Risk/Reward...some thoughts...some questions

Discussion in 'Strategy Development' started by ER9, Aug 9, 2005.

  1. ER9


    It seems to me that many traders consider a system/strategy built around risk/reward values based on a single trade.

    Either i am misunderstanding everyone or i have not been exposed to another opinion that suggests a different approach.

    It seems other considerations that may have an impact on profit over time are not being considered.

    I have read countless posts that suggest risk -to- reward values that suggest you make at least twice the reward or higher per trade -vs- the risk to be succesfull.

    Lets say you have a rock solid system/strategy that has an 80% success rate but the success rate is reliant upon a small profit accumulation over several trades.

    For example...if your strategy is successfull 4 out of 5 times and lets say the profit per trade is half a point consistantlly but the risk via stop loss is 1.25 points. Well that means .75 profit per 5 trades. If you have a dozen signals a day that can accumulate to a nice profit over time.

    It seems to me that this is very acceptable odds given the skewed risk/reward values. I am wondering what your opinions are and let me know if i am overlooking something or misunderstanding something important.
  2. You are not mistaken in my view. Depends on the rewards people want psychologically, and what hold times and volatility they can handle.
  3. Successful trading is determined by a combination of favorable risk to reward as well as winning pct.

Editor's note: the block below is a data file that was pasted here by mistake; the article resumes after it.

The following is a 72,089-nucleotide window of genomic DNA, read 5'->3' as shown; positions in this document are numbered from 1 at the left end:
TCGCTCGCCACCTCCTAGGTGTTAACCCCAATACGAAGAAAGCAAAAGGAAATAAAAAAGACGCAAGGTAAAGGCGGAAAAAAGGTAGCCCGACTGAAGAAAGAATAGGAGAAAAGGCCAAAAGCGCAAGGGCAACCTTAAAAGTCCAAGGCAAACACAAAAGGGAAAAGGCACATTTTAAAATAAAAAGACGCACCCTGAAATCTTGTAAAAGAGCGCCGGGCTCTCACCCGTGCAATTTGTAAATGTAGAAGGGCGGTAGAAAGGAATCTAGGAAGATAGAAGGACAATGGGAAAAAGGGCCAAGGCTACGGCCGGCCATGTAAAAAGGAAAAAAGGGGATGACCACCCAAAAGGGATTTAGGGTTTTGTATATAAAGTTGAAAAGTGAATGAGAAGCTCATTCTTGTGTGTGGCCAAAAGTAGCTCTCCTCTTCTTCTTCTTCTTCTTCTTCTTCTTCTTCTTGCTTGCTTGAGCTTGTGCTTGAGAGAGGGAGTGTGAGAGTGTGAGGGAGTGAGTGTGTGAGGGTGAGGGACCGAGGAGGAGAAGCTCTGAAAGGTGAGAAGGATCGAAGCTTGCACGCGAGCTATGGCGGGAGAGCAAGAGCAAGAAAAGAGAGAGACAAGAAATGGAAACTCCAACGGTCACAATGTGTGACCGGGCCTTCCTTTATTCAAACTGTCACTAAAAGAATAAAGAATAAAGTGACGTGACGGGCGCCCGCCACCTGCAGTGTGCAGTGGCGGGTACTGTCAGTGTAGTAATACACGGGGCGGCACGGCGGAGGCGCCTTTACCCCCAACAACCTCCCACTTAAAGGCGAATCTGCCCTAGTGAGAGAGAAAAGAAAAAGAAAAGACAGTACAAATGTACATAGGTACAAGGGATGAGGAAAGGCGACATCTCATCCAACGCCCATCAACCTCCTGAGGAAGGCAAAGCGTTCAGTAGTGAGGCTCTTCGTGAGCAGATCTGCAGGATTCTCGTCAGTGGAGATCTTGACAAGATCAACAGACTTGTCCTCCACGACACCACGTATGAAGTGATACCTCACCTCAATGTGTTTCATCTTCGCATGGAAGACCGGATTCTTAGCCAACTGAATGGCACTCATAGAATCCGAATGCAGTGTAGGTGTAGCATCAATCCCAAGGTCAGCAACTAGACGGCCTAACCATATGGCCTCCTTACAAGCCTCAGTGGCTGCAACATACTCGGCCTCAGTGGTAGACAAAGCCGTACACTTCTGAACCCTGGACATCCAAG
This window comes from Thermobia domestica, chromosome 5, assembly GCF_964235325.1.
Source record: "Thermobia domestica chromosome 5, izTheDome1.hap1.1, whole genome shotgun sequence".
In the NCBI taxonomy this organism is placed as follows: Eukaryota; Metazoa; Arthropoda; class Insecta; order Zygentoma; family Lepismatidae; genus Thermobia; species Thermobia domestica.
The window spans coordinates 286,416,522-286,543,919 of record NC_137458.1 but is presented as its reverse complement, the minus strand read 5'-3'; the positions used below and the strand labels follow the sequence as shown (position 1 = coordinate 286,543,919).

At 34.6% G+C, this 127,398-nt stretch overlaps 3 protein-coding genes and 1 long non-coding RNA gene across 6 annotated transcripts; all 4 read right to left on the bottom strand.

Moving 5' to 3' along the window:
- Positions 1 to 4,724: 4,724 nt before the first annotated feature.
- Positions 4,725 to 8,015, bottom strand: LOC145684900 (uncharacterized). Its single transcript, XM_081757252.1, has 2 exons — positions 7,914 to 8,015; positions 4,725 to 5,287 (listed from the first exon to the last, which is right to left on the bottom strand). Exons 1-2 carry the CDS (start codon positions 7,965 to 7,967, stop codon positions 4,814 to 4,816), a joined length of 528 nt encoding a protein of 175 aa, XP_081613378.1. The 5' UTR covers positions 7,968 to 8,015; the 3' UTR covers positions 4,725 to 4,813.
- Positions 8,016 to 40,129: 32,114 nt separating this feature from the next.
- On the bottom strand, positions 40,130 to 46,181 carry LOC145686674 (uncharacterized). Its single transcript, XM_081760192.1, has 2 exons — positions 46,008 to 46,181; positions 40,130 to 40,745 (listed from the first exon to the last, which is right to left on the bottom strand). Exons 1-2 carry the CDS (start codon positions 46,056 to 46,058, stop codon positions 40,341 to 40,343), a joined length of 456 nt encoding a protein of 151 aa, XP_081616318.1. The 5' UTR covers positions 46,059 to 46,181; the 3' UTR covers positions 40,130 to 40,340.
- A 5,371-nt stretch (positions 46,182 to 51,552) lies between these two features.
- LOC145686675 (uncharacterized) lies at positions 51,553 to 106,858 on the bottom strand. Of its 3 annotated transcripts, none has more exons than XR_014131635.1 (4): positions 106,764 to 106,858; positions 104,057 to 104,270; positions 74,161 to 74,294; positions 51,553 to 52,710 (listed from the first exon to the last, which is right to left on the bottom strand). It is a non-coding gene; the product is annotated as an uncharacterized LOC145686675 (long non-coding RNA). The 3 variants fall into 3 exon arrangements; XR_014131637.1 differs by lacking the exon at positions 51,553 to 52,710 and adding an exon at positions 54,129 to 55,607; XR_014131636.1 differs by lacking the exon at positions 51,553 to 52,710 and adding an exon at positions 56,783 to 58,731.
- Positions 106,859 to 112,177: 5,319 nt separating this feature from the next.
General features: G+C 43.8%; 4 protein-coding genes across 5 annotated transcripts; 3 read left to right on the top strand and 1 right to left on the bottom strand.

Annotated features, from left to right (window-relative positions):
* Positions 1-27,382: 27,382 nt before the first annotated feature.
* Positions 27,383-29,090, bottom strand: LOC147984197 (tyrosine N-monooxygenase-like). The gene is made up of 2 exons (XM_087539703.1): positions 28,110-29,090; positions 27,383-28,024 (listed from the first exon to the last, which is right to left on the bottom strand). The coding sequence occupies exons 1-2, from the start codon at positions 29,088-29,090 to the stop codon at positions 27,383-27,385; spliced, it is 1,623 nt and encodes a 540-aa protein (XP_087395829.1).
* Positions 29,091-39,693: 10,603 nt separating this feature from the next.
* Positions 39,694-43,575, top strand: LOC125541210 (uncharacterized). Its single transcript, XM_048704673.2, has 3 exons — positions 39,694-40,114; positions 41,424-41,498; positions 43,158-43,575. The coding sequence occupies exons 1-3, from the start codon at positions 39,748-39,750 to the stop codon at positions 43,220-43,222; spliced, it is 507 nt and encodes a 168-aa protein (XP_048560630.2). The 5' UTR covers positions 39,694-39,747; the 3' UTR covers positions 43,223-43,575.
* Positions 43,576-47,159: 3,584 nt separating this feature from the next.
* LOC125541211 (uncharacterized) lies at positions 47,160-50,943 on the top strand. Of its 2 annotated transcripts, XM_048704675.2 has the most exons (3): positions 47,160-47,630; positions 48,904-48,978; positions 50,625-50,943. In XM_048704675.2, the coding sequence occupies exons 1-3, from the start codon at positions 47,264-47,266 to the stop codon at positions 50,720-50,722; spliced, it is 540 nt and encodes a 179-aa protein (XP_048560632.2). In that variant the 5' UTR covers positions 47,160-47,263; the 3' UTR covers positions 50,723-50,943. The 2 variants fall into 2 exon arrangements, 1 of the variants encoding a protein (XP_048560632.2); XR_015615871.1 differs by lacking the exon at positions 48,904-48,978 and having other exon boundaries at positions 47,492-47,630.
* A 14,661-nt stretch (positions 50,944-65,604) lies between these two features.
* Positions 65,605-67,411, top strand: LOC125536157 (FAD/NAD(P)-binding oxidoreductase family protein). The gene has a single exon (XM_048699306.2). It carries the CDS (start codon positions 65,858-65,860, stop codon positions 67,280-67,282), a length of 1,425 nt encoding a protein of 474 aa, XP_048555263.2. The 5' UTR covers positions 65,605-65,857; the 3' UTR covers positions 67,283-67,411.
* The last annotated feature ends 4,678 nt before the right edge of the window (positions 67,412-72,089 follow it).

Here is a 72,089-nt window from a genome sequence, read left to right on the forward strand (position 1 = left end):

If your combination works ... go for it.
  4. A common noobie mistake is to have risk:reward integrated into their trading plans in an ex ante manner... then to strive to achieve that R:R by micromanaging every trade with R:R in the back of their mind...

    A micromanagement of R:R on a trade-by-trade basis is, in my view, only suitable for a scalping strategy, whereby R:R is invariably 1:1 and expectancy is then contingent on a high hit rate and/or large $ risk per trade...

    Experienced non-scalpers regard risk:reward as an ex poste statistic... and simply monitor their evolving historical R:R and associated statistics (such as hit rate, max drawdowns etc) as indicators of the current efficacy, or otherwise, of their trading approach (be it systemized, discretionary, or systemized discretionary)... much the same way that an equity curve is analyzed...
  5. it's a proven strategy. but it's all rhetoric unless you get the fill.
  6. When evaluating a strategy it's expectancy that you want to focus on, and R:R is only one component of that.

    Expectancy is calculated as
    win rate * avg win - loss rate * avg loss

    For example, if you win on 30% of your trades for an average of 5 points and you lose 70% at an average loss of 1.5 points, your expectancy is 0.45 points per trade

    .30 * 5 - .70 * 1.5 = 0.45
  7. MD-R2


    This is the hard part for me. I have trouble getting an 80% success rate with an expected 2/1 reward/risk ratio. I'm new, but I'm barely at 50% just trying to get 1/1. Is 80% 2/1 a realistic expectation somewhere down the line?
  8. If you are an active trader (ie at least 4 or 5 trades a day minimum), I think its nearly impossible to gain an 80% success rate consistently over time. There are just so many variables to every trade and so many things that can go wrong even in a "perfect setup". I probably avg about 80 roundtrip trades a day and the thought of being right 4 out of 5 times seems pretty absurd. Any other active traders agree/disagree?

  9. Is that 80% theoretical or actual results ?
    ... over how many trades ?

    You can't tell if a system is rock solid until you trade it.
  10. Agree... when I go through prolonged spells of 60% winners with 2:1 avgwin/avgloss, I know I 'd better ramp up the size to juice the situation, since this is as good as it gets for me...

    If your historical results are at 50% with 2:1 that is great in my view...

    50% at 2:1 (or equivalent expectancy) sounds like a relatively easy thing to achieve, but to achieve these kinds of numbers consistently and over the long run will, in my view, put you in the top echelon of winning traders i.e. in the top half of the 10% (or whatever the number is) of traders who actually make a profit...
    #10     Aug 10, 2005